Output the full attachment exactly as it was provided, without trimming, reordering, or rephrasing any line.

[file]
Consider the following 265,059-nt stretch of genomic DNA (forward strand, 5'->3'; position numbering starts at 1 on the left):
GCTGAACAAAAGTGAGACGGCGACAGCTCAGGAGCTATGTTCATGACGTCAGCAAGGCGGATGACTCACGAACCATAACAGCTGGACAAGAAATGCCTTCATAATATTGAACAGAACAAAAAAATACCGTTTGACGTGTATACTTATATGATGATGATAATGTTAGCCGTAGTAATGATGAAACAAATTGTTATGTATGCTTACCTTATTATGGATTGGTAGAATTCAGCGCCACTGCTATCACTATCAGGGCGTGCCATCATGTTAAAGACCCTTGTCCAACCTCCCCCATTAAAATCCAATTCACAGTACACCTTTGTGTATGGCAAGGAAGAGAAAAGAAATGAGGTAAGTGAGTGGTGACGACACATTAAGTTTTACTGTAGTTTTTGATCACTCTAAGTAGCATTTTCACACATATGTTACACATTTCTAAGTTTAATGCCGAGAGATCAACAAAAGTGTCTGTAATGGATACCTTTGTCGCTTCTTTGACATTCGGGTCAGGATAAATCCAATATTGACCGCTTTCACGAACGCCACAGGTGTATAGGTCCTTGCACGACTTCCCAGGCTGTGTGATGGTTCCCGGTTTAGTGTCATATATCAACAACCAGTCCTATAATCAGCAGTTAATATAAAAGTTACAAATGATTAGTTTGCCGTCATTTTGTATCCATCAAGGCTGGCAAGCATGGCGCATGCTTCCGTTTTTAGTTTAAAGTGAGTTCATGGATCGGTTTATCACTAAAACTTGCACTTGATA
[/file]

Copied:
Consider the following 265,059-nt stretch of genomic DNA (forward strand, 5'->3'; position numbering starts at 1 on the left):
GCTGAACAAAAGTGAGACGGCGACAGCTCAGGAGCTATGTTCATGACGTCAGCAAGGCGGATGACTCACGAACCATAACAGCTGGACAAGAAATGCCTTCATAATATTGAACAGAACAAAAAAATACCGTTTGACGTGTATACTTATATGATGATGATAATGTTAGCCGTAGTAATGATGAAACAAATTGTTATGTATGCTTACCTTATTATGGATTGGTAGAATTCAGCGCCACTGCTATCACTATCAGGGCGTGCCATCATGTTAAAGACCCTTGTCCAACCTCCCCCATTAAAATCCAATTCACAGTACACCTTTGTGTATGGCAAGGAAGAGAAAAGAAATGAGGTAAGTGAGTGGTGACGACACATTAAGTTTTACTGTAGTTTTTGATCACTCTAAGTAGCATTTTCACACATATGTTACACATTTCTAAGTTTAATGCCGAGAGATCAACAAAAGTGTCTGTAATGGATACCTTTGTCGCTTCTTTGACATTCGGGTCAGGATAAATCCAATATTGACCGCTTTCACGAACGCCACAGGTGTATAGGTCCTTGCACGACTTCCCAGGCTGTGTGATGGTTCCCGGTTTAGTGTCATATATCAACAACCAGTCCTATAATCAGCAGTTAATATAAAAGTTACAAATGATTAGTTTGCCGTCATTTTGTATCCATCAAGGCTGGCAAGCATGGCGCATGCTTCCGTTTTTAGTTTAAAGTGAGTTCATGGATCGGTTTATCACTAAAACTTGCACTTGATA